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How to Build an Audience, With Lee Schneider

Today, we bring you a veteran creative producer -- learning from his father who was a television executive back when the few networks reigned supreme, Lee Schneider has intense insights from his career in journalism, writing, documentary production, and entrepreneurship. You can find him at his Digital Fundraising School, and he's doing a GiveGetWin deal focused on key insights for creative producers on making high-quality content, building an audience, and earning a living from your art and passion.

How To Build An Audience, insights from Lee Schneider as told to Sebastian Marshall

I started in words even though I was writing for picture. I was a newspaper reporter and writer for TV shows… on TV, I wrote the introductions, intros, and outros.

I wrote for a newspaper in Texas and for A&E. This started teaching me the relationship between words and pictures. I went to writing for local television and Good Morning America. I learned how to write fast and how to write in a big noisy room, and how to write for picture. This is a key thing, the relationship between pictures and words. They get stronger as they relate, words and pictures, and sounds.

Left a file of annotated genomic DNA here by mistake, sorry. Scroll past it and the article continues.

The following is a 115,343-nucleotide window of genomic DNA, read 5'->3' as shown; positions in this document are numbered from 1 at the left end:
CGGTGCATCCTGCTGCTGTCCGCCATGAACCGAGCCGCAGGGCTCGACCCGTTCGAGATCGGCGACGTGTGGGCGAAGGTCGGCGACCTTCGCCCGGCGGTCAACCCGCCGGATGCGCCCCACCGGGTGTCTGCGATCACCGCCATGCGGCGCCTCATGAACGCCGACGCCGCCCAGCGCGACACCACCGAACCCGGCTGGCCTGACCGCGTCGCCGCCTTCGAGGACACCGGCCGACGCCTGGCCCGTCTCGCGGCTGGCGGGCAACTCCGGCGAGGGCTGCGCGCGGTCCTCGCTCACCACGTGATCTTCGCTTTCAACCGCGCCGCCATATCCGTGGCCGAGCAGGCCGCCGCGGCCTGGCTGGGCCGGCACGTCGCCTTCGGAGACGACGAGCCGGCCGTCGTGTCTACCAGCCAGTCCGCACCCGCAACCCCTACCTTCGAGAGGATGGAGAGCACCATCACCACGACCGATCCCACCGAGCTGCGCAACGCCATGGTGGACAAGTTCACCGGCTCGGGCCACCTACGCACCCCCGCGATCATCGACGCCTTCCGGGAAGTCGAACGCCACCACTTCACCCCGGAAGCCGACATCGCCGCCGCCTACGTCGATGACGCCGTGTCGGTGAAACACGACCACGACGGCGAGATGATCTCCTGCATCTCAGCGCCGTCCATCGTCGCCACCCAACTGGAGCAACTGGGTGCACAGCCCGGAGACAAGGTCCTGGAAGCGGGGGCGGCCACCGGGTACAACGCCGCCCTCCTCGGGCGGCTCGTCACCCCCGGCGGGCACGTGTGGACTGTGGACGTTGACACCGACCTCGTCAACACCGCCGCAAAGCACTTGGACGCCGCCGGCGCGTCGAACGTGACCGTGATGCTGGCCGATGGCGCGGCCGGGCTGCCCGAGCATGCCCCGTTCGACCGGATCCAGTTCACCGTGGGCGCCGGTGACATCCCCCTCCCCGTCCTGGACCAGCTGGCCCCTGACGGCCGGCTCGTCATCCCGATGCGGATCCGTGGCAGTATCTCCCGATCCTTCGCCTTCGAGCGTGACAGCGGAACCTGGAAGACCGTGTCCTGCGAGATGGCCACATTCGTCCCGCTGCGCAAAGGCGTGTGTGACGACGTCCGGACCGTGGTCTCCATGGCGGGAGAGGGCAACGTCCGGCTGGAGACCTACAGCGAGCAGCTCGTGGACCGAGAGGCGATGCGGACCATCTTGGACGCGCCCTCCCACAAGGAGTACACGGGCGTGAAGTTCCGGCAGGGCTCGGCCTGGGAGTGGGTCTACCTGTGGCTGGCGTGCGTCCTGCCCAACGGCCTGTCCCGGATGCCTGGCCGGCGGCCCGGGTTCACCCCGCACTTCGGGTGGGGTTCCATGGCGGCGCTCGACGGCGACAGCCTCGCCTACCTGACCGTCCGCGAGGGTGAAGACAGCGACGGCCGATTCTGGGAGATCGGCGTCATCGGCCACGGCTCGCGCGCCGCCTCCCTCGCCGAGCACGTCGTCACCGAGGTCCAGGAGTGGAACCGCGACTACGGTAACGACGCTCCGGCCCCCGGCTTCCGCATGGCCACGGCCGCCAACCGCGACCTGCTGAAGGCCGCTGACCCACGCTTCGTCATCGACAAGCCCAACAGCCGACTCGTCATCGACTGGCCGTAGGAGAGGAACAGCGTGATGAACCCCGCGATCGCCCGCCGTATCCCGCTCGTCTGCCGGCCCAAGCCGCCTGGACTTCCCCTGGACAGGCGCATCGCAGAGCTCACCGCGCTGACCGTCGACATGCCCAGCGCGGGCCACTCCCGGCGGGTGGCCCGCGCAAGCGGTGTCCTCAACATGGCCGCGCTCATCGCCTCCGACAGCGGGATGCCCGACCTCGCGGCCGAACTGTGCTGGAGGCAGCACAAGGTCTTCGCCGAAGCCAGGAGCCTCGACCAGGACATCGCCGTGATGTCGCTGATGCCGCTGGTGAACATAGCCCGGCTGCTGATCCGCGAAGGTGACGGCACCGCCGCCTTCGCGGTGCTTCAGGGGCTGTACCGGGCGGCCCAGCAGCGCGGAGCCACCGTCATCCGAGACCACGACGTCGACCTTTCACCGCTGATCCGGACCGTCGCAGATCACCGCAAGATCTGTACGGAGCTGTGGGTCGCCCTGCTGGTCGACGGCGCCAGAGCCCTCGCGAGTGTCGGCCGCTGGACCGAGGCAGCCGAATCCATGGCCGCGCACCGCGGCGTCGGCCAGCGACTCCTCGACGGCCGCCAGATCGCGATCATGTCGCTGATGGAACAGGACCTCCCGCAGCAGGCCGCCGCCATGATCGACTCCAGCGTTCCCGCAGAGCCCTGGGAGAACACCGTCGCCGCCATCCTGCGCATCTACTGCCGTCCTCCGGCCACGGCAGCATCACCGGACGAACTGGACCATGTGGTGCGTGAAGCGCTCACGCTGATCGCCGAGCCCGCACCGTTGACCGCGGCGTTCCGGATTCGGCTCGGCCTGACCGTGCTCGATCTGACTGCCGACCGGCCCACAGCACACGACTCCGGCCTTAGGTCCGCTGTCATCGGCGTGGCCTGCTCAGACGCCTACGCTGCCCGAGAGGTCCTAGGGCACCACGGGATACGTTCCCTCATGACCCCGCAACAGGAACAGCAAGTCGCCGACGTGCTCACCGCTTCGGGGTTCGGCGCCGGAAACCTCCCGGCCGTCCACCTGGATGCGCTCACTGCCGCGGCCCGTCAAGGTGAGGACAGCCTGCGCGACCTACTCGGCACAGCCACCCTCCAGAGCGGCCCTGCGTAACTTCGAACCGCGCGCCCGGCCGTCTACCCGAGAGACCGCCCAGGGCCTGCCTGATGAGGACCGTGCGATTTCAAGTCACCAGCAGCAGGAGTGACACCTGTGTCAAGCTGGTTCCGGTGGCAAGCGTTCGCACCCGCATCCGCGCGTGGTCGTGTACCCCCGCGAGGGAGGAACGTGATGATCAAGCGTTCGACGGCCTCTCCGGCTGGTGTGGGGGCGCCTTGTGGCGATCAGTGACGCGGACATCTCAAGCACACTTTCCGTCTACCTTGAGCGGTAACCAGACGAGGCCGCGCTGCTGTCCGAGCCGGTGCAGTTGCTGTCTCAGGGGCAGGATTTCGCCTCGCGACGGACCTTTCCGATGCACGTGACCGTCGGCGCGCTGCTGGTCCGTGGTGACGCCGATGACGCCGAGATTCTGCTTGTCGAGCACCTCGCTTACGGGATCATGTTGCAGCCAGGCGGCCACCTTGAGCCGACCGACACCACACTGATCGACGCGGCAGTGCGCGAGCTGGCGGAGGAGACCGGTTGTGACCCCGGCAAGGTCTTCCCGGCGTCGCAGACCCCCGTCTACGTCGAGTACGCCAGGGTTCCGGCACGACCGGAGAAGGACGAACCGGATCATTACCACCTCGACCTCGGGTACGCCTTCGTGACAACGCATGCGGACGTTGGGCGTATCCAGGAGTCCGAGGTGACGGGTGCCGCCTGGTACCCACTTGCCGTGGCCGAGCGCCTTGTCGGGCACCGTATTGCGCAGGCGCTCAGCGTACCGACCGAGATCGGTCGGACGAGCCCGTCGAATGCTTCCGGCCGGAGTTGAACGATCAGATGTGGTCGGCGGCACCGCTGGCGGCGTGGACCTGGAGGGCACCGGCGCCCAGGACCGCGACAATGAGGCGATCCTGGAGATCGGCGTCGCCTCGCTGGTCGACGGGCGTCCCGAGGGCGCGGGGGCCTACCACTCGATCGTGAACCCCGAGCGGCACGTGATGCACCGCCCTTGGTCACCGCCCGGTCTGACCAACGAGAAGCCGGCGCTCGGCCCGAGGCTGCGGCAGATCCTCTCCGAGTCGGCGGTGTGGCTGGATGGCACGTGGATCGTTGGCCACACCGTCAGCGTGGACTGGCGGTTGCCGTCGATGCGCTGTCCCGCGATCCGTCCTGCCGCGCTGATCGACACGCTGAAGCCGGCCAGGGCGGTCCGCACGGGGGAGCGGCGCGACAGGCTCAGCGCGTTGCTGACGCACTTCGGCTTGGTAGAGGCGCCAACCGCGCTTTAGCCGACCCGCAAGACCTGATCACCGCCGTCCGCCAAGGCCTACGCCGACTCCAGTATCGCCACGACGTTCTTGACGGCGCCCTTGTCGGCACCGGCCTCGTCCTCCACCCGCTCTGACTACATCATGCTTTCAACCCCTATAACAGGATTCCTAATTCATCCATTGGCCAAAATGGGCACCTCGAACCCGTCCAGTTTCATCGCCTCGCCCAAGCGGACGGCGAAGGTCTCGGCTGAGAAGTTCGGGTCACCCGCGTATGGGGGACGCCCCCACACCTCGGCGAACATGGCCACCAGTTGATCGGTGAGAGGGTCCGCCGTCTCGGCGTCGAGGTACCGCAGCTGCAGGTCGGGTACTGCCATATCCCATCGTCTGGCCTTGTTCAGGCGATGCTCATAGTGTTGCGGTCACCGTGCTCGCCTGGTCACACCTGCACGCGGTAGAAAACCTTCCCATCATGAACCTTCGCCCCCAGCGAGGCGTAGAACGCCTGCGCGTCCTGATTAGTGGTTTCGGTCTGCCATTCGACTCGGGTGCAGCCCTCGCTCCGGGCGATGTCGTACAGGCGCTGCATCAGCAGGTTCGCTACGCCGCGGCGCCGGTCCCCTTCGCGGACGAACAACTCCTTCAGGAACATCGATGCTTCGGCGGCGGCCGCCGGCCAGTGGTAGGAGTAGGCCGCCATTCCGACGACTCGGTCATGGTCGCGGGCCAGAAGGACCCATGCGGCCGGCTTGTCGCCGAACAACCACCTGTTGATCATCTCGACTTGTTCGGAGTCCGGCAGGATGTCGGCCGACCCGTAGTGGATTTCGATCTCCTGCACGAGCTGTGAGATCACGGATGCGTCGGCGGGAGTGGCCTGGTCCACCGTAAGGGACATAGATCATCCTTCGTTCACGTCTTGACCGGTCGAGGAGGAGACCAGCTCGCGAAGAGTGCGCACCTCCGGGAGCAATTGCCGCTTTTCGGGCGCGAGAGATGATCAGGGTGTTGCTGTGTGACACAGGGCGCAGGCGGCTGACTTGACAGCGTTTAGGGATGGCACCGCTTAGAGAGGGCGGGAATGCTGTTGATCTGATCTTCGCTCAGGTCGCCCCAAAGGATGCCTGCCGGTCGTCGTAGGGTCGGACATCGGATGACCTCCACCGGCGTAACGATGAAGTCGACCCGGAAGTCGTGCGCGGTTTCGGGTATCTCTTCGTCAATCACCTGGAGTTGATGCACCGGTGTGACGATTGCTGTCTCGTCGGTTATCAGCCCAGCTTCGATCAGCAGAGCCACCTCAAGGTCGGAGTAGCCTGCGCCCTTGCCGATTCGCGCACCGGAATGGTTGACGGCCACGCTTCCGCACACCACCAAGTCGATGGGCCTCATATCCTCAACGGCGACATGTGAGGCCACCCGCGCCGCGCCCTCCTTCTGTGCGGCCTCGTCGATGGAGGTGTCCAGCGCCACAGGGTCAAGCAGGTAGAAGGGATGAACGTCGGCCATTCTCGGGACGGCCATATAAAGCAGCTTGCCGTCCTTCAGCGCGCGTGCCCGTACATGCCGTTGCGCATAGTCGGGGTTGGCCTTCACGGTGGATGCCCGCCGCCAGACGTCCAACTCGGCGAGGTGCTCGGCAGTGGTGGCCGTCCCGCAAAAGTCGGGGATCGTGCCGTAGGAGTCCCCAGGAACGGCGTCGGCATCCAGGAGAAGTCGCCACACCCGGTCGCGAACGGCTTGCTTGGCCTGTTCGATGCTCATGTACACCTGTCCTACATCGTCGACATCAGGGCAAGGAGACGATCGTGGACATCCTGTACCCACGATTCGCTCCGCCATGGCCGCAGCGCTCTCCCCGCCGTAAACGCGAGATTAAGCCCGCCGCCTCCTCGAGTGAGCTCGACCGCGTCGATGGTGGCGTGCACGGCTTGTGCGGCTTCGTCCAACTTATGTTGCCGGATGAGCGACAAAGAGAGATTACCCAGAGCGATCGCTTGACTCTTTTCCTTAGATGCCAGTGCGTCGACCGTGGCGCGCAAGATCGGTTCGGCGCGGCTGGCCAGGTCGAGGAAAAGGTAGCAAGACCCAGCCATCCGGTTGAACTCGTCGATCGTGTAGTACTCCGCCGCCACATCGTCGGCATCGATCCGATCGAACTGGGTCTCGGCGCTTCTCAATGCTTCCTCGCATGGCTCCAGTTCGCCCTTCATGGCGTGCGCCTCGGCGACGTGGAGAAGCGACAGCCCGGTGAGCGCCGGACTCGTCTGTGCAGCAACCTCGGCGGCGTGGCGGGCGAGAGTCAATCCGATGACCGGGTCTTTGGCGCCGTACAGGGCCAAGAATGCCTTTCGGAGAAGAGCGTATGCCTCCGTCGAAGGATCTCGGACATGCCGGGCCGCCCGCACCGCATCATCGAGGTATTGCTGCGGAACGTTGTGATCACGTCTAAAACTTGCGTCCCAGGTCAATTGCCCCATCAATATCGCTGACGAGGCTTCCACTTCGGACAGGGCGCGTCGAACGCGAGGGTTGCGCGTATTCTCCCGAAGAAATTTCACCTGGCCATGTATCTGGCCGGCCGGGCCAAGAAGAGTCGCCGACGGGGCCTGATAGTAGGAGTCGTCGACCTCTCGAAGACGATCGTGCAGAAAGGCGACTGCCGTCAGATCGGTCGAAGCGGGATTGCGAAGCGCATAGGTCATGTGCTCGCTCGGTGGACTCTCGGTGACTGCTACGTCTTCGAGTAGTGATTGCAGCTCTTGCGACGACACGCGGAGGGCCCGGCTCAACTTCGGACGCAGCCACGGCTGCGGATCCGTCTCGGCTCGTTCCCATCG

That led me to working for news magazines like Dateline NBC and a magazine for Fox, Frontpage. I was producing stories in the 8-10 minute range, and telling a story in that range of time is a very different animal than telling a story in 20 seconds like you would for a news broadcast. That led to longer form stuff; after Dateline NBC, I did Biography for A&E and started my own company doing hour-long documentaries for the Learning Channel, History Channel, and others.

In Defense of "The Last Airbender"

On Where Pianos Roam

Last weekend, I decided to treat myself to a movie and went to see the brand new film "The Last Airbender" (TLA).  I honestly enjoyed it thoroughly and thought it was well done.

Well, a couple of days later, I went on rottentomatoes(dot)com which is a site that collects reviews from film critics all over the country as well as reviews from regular viewers.  It compiles all of the reactions from the film and assigns a numerical grade (0% to 100%) based on all of the responses.  Each film's page also offers quotes from and links to all major reviews of the films.

I was expecting TLA to fair pretty reasonably, but to my astonishment, it has achieved a consistent grade of 8%.  This number is HORRENDOUS by rottentomatoes' and anyone's standards.  I immediately read several of the reviews to find an explanation.  Well, there seems to be a collective lynch mob mentality against the film's director M. Night Shyamalan.  Many of the reviews seem like a personal attack on him rather than against the actual film.  The interesting thing about all of the reviews is that each one finds a different thing to bash about this film.  In one case, it's the acting.  In another it's the writing, and yet, in another it's the overall film itself.  The critics have ripped this movie to shreds and all agree that no sequels should come of it.

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